The legacy of the Special Olympics has been long-lasting. Even today, as I travel around my county and other parts of the country, I can see the imprint of the event, even in the road signs that declare, for example, Abbeyfeale the host town to Tajikistan or Kenmare the host town to Switzerland. There is considerable pride among those who were involved but it is important that it continues to colour and influence our approach to persons with disabilities in Ireland, now and in the future.
As the House will be aware, persons with disabilities face many barriers to full participation in society - the physical environment, communication strategies, workplace design and work organisation. The design of service provision and public attitudes continue to pose barriers to persons with intellectual disability. Social inclusion means being in a position to participate fully in the life of the society in which one lives and we must continue to strive to promote inclusion for persons with disabilities.
The unique ability of sport to transcend linguistic, cultural and social barriers makes it an excellent platform for promoting and achieving inclusion. That was very much exemplified through the Special Olympics and continues to be so to this day thanks to the work that Special Olympics Ireland continues to do. Furthermore, the universal popularity of sport and its physical, social and economic development benefits makes Special Olympics an ideal tool for fostering the inclusion and well-being of persons with intellectual disabilities.
Some persons with intellectual disabilities are considered dependent and seen as incapable, thus fostering inactivity which often causes individuals with intellectual disabilities to experience restricted mobility beyond the cause of their disability. Special Olympics Ireland helps reduce the stigma and discrimination associated with disability because it can transform community attitudes about persons with disabilities by highlighting their skills and reducing the tendency to see the disability instead of the person.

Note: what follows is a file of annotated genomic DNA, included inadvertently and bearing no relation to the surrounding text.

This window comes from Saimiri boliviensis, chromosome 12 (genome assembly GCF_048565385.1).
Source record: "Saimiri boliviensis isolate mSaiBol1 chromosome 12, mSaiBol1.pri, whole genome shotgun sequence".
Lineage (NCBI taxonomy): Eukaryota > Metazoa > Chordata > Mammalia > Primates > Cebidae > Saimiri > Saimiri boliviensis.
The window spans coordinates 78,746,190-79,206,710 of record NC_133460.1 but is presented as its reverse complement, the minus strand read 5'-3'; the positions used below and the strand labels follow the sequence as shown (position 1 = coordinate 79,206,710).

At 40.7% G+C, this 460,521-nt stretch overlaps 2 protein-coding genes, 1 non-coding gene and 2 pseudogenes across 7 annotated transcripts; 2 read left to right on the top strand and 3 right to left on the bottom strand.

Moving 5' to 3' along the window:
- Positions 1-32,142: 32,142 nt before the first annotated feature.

I am privileged to know first hand the work Special Olympics does through my local club, the Kerry Stars Special Olympics Club in Kerry. The Kerry Stars had its tenth anniversary lately and members were guests of ours here at Leinster House last year. One of the greatest impacts of the event was the recruitment and retention of so many volunteers. If we are looking for an example of how to bring volunteers on board and put them to good work, we need look no further than this Special Olympics. I have always been most impressed by the voluntary ethics of the organisation and have always been struck by how these volunteers seem to derive as much enjoyment and pleasure from the organisation as the participates. The Kerry Stars founder said to me recently that, as legislators, we must continue to keep supporting financially Special Olympics Ireland which will send out a clear message that the organisation can help to transform the lives of those who partake and that cannot be measured in any monetary terms.